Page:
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A lifetime champion of educational equity

Margarita Persico

Robert Marshall has taken care of his community for decades, and at the age of 60, he shows no signs of slowing down.

These days, when he’s not busy as a substitute teacher at Madison Park Technical Vocational High School and at Boston Day and Evening Academy, both in Roxbury, you can usually find him putting up yard signs for the Barack Obama presidential campaign or working the phone banks for the local politicians he supports. If you miss him there, he’s probably out fundraising, going door-to-door to talk with folks about their political leanings, or dropping off literature at churches.

Marshall retired in 2007 after spending 35 years with the Boston Public Schools (BPS). But by the looks of things, retirement didn’t take.

“Bob is a person who has taken the community on his shoulders and in his heart,” says Jean McGuire, executive director of the Metropolitan Council For Educational Opportunity Inc., better known as METCO.

Longtime BPS educator Barbara Fields hailed Marshall’s dedication to children — not only within the school environment or in the classroom, where he taught special education, but also in the outside community.

“He also has gone beyond his classroom advocacy and has been extremely active in the Black Educators’ Alliance of Massachusetts, where he also continues to promote equity in education and opportunities for children,” adds Fields, a 33-year BPS veteran who retired from her position as the system’s senior equity officer last June.

Marshall’s affinity for educational equity started when he was a boy growing up in Fair Haven, N.J., where he was born. Marshall lived in “almost a Shangri-La type of existence,” he says, a time when the town was integrating and accepting the small community of African Americans. While his older brothers experienced segregated schools, spending grades one through eight in a separate one-room school, Marshall attended an integrated school, where he says he made lifelong friends.

But Shangri-La is a fictional place, and things eventually got more complicated. Marshall says he started sensing inequality soon after graduating from Rumson-Fair Haven Regional High School in 1965.

It started with a job.

“A friend of mine, a white guy … got an offer to work on a tugboat for the summer … in New York City,” he recalls. The offer was contingent on an interview. Marshall offered to tag along with his friend; he needed a job, too.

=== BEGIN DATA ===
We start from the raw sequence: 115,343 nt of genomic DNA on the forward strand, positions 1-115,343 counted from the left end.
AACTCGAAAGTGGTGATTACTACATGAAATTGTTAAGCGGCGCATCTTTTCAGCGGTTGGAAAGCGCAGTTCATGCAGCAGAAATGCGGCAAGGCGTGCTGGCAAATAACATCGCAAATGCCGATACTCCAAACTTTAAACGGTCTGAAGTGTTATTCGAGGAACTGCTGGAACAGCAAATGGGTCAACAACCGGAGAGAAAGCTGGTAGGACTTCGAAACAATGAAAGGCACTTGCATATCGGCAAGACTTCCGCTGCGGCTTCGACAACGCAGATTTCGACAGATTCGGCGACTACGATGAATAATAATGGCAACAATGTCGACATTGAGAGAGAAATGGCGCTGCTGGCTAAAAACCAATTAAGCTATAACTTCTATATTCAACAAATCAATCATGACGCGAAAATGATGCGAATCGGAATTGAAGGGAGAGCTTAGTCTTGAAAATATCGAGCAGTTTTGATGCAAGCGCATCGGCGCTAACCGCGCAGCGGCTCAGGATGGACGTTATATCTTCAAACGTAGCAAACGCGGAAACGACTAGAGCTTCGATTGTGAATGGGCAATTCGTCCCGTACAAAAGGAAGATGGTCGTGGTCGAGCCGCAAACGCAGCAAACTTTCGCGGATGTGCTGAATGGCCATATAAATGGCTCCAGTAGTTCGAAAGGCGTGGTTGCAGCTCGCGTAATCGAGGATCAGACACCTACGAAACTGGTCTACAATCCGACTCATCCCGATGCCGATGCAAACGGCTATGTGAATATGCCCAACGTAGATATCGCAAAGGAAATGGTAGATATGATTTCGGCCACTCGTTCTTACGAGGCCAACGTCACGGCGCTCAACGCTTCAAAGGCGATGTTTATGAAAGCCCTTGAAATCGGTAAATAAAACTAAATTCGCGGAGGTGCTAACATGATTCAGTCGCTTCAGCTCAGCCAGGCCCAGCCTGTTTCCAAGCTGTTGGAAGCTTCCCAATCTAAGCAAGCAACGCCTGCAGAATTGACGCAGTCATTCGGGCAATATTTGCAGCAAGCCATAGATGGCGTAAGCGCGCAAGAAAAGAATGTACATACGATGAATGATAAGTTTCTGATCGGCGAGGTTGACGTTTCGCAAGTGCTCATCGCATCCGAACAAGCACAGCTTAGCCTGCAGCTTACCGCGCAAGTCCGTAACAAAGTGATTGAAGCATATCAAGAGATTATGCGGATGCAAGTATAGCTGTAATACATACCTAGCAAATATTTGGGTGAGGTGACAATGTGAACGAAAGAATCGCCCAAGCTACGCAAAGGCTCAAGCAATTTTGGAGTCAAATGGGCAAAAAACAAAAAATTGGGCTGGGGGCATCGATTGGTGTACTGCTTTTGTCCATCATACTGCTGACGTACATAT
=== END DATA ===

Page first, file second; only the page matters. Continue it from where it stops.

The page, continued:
The prospective employers briefly spoke with Marshall and his friend, and said they would get back to them. Several weeks later, Marshall learned that neither he nor his friend got the job. The reason? Marshall’s skin color, according to his friend, who was questioned for bringing a person of color to the interview.

“That was one of the first tastes that I got, being slapped with racism,” Marshall says.

After attending Tarkio College, in Tarkio, Mo., for one year and taking a semester off, Marshall moved to Boston in 1967 to attend Boston University, where he majored in history and government and played football. He found another sheltered environment at BU — the only people of color on campus, he says, were foreign exchange students or athletes.

Like many other young black men of his time, Marshall identifies the 1968 assassination of Dr. Martin Luther King Jr. as the call for him to make a difference in the lives of other students. Marshall says he participated in a grassroots movement through the university’s Umoja House to bring about racial equality at BU, demanding a commitment to increasing minority enrollment, more scholarship money for students of color and the development of black studies curricula.

Marshall takes pride in the movement’s achievements.

“In September, there was an influx of blacks [and], a little later, Latino students coming into Boston University,” he says.

He calls that drive his initiation into politics, and the beginning of his long fight for student and community rights.

“I got involved — blooded [into politics] in Boston,” says Marshall, who compared the Boston of three decades ago to Southern states where Jim Crow segregation had taken hold.

“It was almost like being in Mississippi or Alabama,” he says.

After graduating from Boston University in 1972, Marshall began teaching at Mary E. Curley Middle School in Jamaica Plain, where he taught history. Marshall says he was able to get that job because the federal government continued to monitor the education arena for equal employment opportunities.